What is memory?
The process by which we encode, store, and retrieve information.
What are the different kinds of memory?
Sensory memory, short term memory, and long term memory.
What is sensory memory?
The first place where information is stored.
How many chunks of information can be held in the sensory memory?
How long is information stored in short term memory?
How are memories transferred into long term storage?
What are the 2 types of declarative memory?
semantic and episodic.
What is semantic memory?
Memory for knowledge and facts.
What is episodic memory?
Memory for personal experiences.
What is the tip-of-the-toungue phenomenon?
The temporary inability to remember information that one is certain one knows.
What are retrieval cues?
A major strategy for recalling information successfully.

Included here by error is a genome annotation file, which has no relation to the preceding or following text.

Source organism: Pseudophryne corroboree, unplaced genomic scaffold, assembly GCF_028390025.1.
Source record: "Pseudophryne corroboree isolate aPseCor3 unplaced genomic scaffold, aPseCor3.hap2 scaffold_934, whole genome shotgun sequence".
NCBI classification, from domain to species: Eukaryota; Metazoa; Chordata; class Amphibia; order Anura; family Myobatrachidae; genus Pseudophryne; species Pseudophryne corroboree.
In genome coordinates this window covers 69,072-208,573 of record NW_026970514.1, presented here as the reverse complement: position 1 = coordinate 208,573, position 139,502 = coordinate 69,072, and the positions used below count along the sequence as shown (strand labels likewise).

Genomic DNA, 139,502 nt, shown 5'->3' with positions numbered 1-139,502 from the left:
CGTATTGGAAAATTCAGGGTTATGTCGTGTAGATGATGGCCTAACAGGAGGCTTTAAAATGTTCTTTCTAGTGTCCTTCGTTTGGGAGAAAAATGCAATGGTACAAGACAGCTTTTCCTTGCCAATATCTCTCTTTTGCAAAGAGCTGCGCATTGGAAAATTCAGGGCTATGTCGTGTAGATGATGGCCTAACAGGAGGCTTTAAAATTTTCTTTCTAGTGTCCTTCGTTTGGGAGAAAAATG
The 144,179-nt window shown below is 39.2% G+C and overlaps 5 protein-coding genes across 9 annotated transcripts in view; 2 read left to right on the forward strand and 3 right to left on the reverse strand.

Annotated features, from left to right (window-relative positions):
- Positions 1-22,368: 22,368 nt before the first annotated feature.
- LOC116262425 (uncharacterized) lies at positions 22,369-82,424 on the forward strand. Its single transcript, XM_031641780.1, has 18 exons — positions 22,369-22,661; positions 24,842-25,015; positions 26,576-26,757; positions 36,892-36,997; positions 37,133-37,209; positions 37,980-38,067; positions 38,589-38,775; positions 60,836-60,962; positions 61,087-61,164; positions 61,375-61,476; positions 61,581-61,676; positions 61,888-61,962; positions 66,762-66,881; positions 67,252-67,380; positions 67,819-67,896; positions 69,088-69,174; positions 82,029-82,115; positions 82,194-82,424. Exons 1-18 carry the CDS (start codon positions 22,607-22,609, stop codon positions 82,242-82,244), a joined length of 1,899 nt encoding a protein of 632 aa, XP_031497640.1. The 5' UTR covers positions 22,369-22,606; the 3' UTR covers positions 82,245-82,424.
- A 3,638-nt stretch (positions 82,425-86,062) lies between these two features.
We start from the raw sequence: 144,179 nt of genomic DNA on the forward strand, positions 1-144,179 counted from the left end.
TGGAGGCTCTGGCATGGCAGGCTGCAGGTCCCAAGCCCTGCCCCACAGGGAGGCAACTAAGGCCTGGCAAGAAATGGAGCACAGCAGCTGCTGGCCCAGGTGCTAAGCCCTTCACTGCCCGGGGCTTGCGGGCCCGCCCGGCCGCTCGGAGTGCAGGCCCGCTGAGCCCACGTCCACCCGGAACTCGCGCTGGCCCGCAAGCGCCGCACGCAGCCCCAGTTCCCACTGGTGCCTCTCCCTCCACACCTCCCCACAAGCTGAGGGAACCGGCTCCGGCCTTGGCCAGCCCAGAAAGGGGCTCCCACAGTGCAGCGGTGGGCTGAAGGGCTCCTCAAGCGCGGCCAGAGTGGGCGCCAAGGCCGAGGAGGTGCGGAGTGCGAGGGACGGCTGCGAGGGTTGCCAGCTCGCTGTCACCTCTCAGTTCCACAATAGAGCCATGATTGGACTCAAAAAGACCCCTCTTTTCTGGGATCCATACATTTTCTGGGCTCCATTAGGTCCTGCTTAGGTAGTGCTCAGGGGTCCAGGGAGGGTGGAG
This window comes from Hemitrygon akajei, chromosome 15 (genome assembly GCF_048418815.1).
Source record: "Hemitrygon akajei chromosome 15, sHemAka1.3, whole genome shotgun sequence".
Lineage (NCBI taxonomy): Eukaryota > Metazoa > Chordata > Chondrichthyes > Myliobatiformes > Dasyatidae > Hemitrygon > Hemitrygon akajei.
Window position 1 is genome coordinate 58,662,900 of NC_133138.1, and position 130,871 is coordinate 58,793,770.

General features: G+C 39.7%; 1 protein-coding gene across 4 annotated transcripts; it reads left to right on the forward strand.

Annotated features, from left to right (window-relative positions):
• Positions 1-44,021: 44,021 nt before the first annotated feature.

What does the levels-of-processing approach to memory suggest?
That the way in which information is initially perceived and analyzed determins the success with which it is recalled. The deeper the initial processing, the greater the recall.
What is explicit memory?
Refers to intentional or conscious recollection of information.
What is implicit memory?
Refers to memories of which people are not conciously aware but that can affect subsequent performance and behavior.
What are flashbulb memories?
Memories centered on a specific important event. The more distinctive a memory is, the more easily it can be retrieved.
What are schemas?
Organized bodies of information stored in memory that bias the way new information is interpreted, stored, and recalled.
What is autobiographical memory influenced by?
What is recall?
The process of retrieving a specific item from memory.
Why do we forget information?
Several processes account for memory failure, including decay, interference, and cue-dependent forgetting.
The term used to define memory loss due to nonuse.
What is interference?
Difficulty in accessing a memory because of the presence of other information.
When does retroactive interference occur?
When material is difficult to retrieve because of subsequent exposure to other material.
What does proactive interference refer to?
The difficulty in retrieving material as a result of the interference of previously learned material.